24306. Byzantine History 330—610. (##HIST 21701, CLAS 34306). A lecture course, with limited discussion, of the formation of early Byzantine government, society, and culture. Although a survey of event and changes, including external relations, many of the latest scholarly controversies will also receive scrutiny. There will be some discussion of relevant archaeology and topography. No prerequisite. Readings will include some primary sources in translation and examples of modern scholarly interpretations. Final examination and a short paper. W. Kaegi. Autumn.

24307. Byzantine History 610-1025. (##Hist 21702, CLAS 34307). A lecture course, with limited discussion, of the principle developments with respect to government, society, and culture in the Middle Byzantine Period. Although a survey of event and changes, including external relations, many of the latest scholarly controversies will also receive scrutiny. No prerequisite. Readings will include some primary sources in translation and examples of modern scholarly interpretations. Final examination and a short paper. W. Kaegi. Spring.

24810. Urban Life and Social Structure in Imperial Rome. (CLAS 34810, ARTH 20910/30910) Ancient literature paints a vivid picture of urban life in Imperial Rome. We know more about Rome's topography, administration and economy than about any other city in the ancient Mediterranean. Still, the social organization and living conditions of ordinary Romans are, in large part, a matter of conjecture. Here, new archaeological and epigraphic studies can help to arrive at a less elite-focused understanding of Rome's urbanism. E. Mayer. Autumn.

24910. All about Varro. (=CLAS 34910) Marcus Terentius Varro was not only a Roman Senator and soldier, but also the most prolific scholar of Latin antiquity, whose writings embraced the study of religion, language, literary history, and other fields. This course offers a survey of his life and work, accompanied by a reading (in English) of as much as possible of what he wrote. P. White. Winter.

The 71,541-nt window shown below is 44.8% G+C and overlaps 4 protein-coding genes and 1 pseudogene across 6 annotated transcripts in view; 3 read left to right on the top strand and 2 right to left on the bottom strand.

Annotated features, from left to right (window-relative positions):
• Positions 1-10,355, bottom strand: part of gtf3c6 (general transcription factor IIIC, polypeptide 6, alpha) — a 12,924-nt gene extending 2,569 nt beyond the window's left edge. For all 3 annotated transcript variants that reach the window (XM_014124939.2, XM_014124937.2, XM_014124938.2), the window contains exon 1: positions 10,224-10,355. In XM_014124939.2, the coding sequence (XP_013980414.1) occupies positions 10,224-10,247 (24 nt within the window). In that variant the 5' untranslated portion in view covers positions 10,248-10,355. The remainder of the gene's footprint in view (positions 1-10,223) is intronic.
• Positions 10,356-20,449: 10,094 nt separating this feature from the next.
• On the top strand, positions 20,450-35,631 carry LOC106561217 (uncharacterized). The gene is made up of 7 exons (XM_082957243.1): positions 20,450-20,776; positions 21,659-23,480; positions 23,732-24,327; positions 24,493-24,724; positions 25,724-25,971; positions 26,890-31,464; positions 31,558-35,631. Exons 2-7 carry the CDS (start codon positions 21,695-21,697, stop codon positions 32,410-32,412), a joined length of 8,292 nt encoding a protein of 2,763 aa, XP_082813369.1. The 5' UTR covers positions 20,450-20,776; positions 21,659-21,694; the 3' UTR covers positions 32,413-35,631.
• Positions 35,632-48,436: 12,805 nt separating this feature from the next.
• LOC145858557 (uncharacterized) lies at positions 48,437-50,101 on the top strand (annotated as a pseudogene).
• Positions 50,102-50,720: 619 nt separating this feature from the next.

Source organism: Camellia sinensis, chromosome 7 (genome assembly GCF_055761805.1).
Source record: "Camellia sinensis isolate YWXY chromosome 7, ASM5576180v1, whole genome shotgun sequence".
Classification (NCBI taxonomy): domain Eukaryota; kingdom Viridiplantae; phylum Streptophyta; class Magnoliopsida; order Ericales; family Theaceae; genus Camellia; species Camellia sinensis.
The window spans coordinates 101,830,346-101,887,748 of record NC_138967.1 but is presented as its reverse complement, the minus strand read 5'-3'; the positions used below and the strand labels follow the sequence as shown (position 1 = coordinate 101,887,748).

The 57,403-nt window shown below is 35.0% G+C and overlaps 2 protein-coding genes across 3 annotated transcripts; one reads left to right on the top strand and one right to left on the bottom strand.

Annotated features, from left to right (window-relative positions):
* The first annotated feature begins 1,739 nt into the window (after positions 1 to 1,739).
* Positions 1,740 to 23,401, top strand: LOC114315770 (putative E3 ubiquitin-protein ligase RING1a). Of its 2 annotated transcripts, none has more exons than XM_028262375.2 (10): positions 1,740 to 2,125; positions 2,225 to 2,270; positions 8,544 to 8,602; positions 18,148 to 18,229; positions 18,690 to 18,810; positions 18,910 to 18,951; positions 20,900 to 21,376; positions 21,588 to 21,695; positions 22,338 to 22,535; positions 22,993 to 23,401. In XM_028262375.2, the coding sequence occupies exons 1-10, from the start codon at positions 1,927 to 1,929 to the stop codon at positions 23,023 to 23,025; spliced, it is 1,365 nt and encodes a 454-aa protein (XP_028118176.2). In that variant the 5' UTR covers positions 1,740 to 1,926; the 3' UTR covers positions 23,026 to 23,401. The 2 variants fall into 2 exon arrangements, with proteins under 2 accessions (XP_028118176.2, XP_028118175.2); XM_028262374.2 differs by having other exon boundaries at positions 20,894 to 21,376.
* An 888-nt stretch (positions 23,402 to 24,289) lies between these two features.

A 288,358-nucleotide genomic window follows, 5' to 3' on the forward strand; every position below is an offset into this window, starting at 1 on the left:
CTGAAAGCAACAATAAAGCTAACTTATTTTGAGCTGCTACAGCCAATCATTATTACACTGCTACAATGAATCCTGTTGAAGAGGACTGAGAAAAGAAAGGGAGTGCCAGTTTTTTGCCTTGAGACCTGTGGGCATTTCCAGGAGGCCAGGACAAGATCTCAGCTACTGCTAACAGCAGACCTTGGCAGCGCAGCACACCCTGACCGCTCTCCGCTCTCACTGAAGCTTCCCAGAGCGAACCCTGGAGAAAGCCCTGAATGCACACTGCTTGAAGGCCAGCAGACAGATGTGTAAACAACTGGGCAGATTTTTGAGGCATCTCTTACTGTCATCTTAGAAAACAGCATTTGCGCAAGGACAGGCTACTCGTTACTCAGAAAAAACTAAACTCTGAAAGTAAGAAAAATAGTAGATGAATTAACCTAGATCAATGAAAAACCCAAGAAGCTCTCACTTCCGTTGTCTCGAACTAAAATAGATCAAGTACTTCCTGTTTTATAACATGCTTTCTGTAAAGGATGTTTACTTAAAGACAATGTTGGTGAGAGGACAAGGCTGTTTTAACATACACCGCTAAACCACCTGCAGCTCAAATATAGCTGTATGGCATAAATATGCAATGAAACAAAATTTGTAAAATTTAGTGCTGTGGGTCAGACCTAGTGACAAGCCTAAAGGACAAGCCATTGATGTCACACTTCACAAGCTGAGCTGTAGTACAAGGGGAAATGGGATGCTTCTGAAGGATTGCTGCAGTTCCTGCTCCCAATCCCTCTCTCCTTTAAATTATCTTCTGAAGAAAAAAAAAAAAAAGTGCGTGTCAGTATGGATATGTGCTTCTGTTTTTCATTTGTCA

25210. Greek and Roman Slavery. (=##Hist, CLAS 35210). While Classical Greece and Rome were among the few civilizations in world history in which slavery permeated all aspects of society, evidence for many aspects of slavery in antiquity is sparse. In this course, we will explore slavery in ancient Greece and Rome in its social, cultural, and economic contexts, with particular emphasis on the methodological challenges that arise from the nature of the evidence. All sources will be read in translation. C. Hawkins. Autumn.

25507. Ancient Greek Mystery Cults. (=CLAS 35507). This course will examine the major mystery cults of the Greek and Roman worlds, beginning with the Eleusinian and Samothracian mysteries and ending with the cults of Isis and Mithras. C. Faraone. Winter.

25510. Homer's Odyssey. (##*FNDL 21901). Required of new Fundamentals majors; open to others with consent of instructor. We read the Odyssey closely in English translation. Discussion topics include identity, maturation, hospitality and friendship, gender, travel and fantasies about other cultures. W. Olmsted. Autumn.

25700-25800-25900. Ancient Empires I, II, III. (=##NEHC 20011-20012-20013) Taking these courses in sequence is not required. This sequence meets the general education requirement in civilization studies. Three great empires of the ancient world are introduced in this sequence. Each course focuses on a particular empire, with attention to the similarities and differences among the empires covered in this sequence. By exploring the rich legacy of documents and monuments that these empires produced, students are introduced to ways of understanding imperialism and its cultural and societal effects—both on the imperial elites and on those they conquered. Extensive use is made of visual materials, including artifacts on display in the Oriental Institute Museum. Autumn, Winter, Spring.

25700. Ancient Empires I: The Neo-Assyrian Empire. (=##NEHC 20011). Autumn.

25800. Ancient Empires II: The Egyptian Empire of the New Kingdom. (=##NEHC 20012) Winter.